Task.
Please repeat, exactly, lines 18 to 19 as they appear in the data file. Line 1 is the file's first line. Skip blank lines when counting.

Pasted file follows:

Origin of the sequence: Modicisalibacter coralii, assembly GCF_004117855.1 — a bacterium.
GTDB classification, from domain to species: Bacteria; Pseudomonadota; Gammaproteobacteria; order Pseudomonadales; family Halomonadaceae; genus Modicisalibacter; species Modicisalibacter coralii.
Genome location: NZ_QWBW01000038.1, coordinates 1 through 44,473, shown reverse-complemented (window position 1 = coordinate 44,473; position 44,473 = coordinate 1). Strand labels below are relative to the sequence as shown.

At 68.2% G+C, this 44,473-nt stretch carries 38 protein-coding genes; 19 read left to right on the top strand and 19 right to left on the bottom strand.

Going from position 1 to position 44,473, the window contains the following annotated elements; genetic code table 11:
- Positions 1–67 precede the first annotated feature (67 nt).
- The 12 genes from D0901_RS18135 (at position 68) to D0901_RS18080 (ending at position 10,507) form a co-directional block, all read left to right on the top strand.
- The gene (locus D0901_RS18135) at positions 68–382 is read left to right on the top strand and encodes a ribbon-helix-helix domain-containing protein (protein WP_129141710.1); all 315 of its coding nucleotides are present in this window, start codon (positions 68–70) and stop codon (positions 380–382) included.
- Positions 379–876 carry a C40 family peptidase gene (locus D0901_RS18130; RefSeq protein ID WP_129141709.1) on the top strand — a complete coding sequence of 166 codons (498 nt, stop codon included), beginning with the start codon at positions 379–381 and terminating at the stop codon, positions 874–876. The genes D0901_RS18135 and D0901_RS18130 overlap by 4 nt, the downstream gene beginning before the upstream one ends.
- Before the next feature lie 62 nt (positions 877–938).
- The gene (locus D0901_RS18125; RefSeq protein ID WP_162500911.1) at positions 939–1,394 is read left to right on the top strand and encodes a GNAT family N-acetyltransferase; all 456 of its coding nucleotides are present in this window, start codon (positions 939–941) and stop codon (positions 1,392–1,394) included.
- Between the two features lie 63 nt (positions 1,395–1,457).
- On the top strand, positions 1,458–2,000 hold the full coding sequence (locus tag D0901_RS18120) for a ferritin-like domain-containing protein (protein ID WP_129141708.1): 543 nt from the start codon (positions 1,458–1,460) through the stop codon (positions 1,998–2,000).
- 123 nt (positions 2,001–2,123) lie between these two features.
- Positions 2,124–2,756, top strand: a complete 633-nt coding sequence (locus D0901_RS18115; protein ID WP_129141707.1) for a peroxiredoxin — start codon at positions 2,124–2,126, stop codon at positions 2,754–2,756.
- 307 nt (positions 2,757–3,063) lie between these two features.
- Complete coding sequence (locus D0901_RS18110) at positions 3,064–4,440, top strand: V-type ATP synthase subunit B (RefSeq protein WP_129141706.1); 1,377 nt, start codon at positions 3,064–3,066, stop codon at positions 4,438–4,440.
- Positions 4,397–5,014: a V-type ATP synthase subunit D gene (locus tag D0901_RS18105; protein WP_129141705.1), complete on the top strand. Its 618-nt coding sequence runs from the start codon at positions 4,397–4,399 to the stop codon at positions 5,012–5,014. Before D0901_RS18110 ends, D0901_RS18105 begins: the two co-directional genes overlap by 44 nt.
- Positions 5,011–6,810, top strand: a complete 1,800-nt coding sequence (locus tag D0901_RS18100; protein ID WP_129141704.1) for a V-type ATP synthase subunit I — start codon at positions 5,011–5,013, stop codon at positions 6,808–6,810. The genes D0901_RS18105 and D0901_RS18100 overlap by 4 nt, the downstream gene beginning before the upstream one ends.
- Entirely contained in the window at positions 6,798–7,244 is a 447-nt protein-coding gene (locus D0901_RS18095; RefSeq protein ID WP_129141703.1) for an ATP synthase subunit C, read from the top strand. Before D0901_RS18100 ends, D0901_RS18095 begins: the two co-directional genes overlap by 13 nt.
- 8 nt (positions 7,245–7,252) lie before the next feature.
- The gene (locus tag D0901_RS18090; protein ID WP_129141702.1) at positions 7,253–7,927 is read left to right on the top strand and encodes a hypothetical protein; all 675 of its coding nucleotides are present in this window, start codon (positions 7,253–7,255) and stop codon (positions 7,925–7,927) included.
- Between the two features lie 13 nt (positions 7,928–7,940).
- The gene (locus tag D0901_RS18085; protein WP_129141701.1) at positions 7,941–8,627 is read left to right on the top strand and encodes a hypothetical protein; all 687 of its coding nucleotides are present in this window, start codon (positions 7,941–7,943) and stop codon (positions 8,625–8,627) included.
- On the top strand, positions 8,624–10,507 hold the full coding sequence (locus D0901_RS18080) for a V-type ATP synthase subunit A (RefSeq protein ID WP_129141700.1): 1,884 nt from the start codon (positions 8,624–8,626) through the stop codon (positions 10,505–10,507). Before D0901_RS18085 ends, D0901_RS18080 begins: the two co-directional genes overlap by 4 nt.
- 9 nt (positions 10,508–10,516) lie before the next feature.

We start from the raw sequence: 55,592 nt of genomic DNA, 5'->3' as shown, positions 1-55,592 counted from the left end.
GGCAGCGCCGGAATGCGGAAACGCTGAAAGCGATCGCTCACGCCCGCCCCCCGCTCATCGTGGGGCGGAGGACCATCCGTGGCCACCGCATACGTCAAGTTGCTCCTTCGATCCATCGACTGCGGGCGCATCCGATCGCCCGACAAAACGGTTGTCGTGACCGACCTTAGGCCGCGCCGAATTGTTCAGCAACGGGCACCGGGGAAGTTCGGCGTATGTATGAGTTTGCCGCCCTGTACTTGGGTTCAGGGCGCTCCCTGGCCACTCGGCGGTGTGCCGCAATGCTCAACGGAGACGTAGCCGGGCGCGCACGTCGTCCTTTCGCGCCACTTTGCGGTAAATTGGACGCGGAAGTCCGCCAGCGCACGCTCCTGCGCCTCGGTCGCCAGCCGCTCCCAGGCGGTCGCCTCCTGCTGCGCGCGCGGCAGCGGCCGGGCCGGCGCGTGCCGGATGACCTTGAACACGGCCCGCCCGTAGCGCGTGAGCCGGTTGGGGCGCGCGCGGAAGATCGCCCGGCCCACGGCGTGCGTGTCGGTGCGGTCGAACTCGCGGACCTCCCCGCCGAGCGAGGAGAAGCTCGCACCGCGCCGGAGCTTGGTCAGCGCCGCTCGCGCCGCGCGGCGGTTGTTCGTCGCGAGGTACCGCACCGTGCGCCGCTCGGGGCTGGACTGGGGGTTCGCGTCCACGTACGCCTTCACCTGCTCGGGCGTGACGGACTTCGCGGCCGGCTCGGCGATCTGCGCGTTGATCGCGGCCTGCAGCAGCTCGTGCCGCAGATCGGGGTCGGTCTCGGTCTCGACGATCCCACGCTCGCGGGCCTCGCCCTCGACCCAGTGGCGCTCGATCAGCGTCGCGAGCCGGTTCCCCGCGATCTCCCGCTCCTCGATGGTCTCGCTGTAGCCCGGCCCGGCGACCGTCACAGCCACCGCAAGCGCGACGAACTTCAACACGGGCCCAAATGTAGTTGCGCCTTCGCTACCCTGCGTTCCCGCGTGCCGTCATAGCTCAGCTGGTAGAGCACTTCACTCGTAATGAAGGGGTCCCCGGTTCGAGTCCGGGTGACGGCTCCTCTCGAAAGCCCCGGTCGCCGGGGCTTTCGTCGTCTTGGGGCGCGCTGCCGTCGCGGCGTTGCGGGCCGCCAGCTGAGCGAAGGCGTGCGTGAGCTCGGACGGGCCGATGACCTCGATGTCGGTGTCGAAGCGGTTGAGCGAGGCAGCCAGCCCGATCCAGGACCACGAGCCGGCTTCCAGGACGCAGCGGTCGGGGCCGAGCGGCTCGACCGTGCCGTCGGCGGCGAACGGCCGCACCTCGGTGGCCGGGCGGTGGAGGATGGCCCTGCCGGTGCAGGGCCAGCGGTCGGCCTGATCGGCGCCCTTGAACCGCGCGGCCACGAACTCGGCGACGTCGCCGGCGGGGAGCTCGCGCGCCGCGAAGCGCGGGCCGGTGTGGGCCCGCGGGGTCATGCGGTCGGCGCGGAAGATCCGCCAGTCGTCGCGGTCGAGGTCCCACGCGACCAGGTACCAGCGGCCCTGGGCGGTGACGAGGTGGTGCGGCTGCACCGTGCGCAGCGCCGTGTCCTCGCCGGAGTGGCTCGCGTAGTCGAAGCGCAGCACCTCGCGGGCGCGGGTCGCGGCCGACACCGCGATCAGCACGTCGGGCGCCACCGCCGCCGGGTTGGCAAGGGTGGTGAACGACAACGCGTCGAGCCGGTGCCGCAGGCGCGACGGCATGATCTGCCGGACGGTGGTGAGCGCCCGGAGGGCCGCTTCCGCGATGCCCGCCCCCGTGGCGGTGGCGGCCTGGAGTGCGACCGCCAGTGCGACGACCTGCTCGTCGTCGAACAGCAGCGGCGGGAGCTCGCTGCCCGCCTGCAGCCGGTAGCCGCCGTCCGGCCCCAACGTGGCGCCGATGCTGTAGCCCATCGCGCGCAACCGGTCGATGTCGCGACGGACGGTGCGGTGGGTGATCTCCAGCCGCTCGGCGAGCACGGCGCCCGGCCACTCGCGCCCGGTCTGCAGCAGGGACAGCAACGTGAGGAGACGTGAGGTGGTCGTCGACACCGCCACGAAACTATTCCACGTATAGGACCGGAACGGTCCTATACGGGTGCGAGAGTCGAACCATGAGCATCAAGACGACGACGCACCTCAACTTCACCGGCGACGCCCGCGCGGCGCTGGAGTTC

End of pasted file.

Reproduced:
- Positions 4,397–5,014: a V-type ATP synthase subunit D gene (locus tag D0901_RS18105; protein WP_129141705.1), complete on the top strand. Its 618-nt coding sequence runs from the start codon at positions 4,397–4,399 to the stop codon at positions 5,012–5,014. Before D0901_RS18110 ends, D0901_RS18105 begins: the two co-directional genes overlap by 44 nt.
- Positions 5,011–6,810, top strand: a complete 1,800-nt coding sequence (locus tag D0901_RS18100; protein ID WP_129141704.1) for a V-type ATP synthase subunit I — start codon at positions 5,011–5,013, stop codon at positions 6,808–6,810. The genes D0901_RS18105 and D0901_RS18100 overlap by 4 nt, the downstream gene beginning before the upstream one ends.